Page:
About Randall Lewis
Randall Lewis is well known for his innovative approaches to planning, designing, and marketing residential communities as Executive Vice President of the Upland-based Lewis Group of Companies.
He is regarded as an industry leader in promoting the arts, education, healthy living and sustainable development initiatives.
He has been President of the Inland Empire Arts Foundation, Secretary of the Los Angeles County Citizens Planning Council, director of the HomeBuilder's Council, and national director of the National Association of HomeBuilders.
Mr. Lewis was named in the Los Angeles Times 2006 “West 100” list as one of the top 100 influential people in southern California. He has also received the California Business Properties Association Champion of the Industry Award and has been inducted into the California Building Industry Association Hall of Fame.
Mr. Lewis is a long time ULI member as well as a Governor of the ULI Foundation. He serves on several executive boards, including the USC School of Policy, Planning and Development, the UCLA School of Public Policy, Loma Linda University Medical Center’s Orthopedic and Rehabilitation Institute Advisory Council, Cal Poly Pomona’s National Development Council, and co-chairs the San Bernardino County Alliance for Education.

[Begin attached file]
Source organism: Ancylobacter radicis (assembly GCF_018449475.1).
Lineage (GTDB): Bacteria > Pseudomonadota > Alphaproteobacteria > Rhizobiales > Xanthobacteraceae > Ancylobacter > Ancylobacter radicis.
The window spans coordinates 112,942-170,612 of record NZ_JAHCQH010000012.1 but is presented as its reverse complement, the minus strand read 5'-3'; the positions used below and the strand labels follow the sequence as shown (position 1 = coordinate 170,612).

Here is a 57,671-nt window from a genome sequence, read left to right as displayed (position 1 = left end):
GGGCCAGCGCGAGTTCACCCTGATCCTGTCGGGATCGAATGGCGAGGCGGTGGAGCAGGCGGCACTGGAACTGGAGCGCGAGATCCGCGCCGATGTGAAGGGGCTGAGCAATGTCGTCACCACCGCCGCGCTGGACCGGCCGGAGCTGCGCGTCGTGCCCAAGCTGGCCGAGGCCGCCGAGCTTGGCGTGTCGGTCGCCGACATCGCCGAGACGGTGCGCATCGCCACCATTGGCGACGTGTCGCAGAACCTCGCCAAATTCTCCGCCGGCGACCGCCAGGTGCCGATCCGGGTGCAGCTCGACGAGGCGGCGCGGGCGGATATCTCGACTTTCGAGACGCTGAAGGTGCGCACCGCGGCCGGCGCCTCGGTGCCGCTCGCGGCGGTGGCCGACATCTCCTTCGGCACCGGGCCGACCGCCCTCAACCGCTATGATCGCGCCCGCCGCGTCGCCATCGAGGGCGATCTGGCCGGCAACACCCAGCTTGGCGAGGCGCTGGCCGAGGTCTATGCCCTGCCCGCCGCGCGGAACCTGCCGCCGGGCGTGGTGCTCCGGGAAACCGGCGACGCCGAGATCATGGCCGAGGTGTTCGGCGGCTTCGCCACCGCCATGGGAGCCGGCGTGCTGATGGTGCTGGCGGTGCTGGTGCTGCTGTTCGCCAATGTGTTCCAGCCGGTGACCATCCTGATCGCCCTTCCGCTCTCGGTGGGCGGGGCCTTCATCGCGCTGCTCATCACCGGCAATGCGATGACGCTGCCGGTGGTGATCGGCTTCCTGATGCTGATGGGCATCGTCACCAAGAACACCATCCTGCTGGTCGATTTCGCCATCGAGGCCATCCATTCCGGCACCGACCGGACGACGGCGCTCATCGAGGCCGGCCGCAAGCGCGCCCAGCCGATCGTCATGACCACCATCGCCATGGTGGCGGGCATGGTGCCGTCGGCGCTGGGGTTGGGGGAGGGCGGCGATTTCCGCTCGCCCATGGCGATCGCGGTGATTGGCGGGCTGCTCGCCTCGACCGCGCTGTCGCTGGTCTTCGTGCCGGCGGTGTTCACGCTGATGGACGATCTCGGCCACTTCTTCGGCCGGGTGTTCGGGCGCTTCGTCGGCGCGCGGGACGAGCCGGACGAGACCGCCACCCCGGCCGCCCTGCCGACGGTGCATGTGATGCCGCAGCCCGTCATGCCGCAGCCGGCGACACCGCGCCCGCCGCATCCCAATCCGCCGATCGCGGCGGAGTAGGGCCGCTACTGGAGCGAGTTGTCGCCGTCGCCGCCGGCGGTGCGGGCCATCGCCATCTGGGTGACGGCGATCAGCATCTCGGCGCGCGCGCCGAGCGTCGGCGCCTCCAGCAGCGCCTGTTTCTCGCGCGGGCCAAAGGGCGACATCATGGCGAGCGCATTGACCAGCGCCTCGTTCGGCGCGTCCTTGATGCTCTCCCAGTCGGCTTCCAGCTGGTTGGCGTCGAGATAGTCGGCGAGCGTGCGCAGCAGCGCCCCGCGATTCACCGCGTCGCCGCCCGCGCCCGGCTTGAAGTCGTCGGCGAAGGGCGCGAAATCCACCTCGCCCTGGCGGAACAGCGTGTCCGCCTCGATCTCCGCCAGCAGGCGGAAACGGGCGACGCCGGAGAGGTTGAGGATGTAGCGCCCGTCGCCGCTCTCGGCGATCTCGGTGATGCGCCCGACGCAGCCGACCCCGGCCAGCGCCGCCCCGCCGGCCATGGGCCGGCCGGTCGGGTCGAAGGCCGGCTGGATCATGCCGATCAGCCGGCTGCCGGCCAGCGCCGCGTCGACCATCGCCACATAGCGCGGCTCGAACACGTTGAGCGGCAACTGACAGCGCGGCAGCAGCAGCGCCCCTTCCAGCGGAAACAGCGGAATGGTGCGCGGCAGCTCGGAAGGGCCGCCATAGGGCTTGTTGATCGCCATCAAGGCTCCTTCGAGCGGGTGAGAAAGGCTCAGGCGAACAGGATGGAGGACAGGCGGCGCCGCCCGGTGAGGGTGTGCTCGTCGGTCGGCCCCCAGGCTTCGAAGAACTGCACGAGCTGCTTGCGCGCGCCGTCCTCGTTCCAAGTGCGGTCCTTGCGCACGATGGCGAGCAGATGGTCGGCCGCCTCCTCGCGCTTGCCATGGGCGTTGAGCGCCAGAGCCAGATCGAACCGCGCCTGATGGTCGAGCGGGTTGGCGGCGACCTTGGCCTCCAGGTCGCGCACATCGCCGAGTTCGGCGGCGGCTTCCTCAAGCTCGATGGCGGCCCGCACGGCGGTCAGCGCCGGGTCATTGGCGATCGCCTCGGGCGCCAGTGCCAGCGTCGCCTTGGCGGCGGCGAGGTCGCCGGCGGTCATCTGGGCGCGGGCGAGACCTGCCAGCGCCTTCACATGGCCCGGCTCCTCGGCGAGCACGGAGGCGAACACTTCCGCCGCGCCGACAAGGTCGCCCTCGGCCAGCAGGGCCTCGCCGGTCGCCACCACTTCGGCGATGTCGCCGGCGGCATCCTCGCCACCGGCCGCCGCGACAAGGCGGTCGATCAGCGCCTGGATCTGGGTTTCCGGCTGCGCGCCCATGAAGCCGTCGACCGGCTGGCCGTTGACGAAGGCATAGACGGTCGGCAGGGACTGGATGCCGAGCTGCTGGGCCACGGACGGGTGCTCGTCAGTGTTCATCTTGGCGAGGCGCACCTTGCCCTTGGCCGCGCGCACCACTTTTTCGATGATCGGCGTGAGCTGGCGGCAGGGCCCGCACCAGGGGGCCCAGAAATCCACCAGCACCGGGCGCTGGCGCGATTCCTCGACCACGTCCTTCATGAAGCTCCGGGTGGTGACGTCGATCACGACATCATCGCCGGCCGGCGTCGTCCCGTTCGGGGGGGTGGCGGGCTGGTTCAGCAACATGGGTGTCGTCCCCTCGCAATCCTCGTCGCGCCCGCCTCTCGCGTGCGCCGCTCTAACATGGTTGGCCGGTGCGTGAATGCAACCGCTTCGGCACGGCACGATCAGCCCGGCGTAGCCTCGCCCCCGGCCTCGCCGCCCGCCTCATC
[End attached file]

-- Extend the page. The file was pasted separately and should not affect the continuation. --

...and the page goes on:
He is recognized as an expert in the real estate industry and is frequently quoted in various newspapers, magazines and trade journals. He has over 30 years of experience in the real estate industry.
He received his B.A. from Claremont McKenna College.
Role of Groundwater in Integrated Water Resources Management
May 19, 2016
Many water agencies and water resources authorities in California and around the world are interested in increasing their supply reliability during critically dry conditions. These entities continuously try to expand use of the local resources in an effort to improve water supply reliability in their region. Use of potable groundwater, desalinated groundwater, and storage of surface water or recycled water in the local aquifers are some of the elements that can enhance water supply reliability.
Implementation of these elements requires existence of water rights, and existence of a viable water resources management plan. In addition, water quality variations and geo-political dynamics play an important role in the structure of these management plans.
This talk reviews political, environmental, and technical challenges for implementing an integrated resources plan. EMWD's local resource planning will be used as a case study to demonstrate how EMWD used it's available groundwater resources to implement a successful integrated resources plan in Southern California.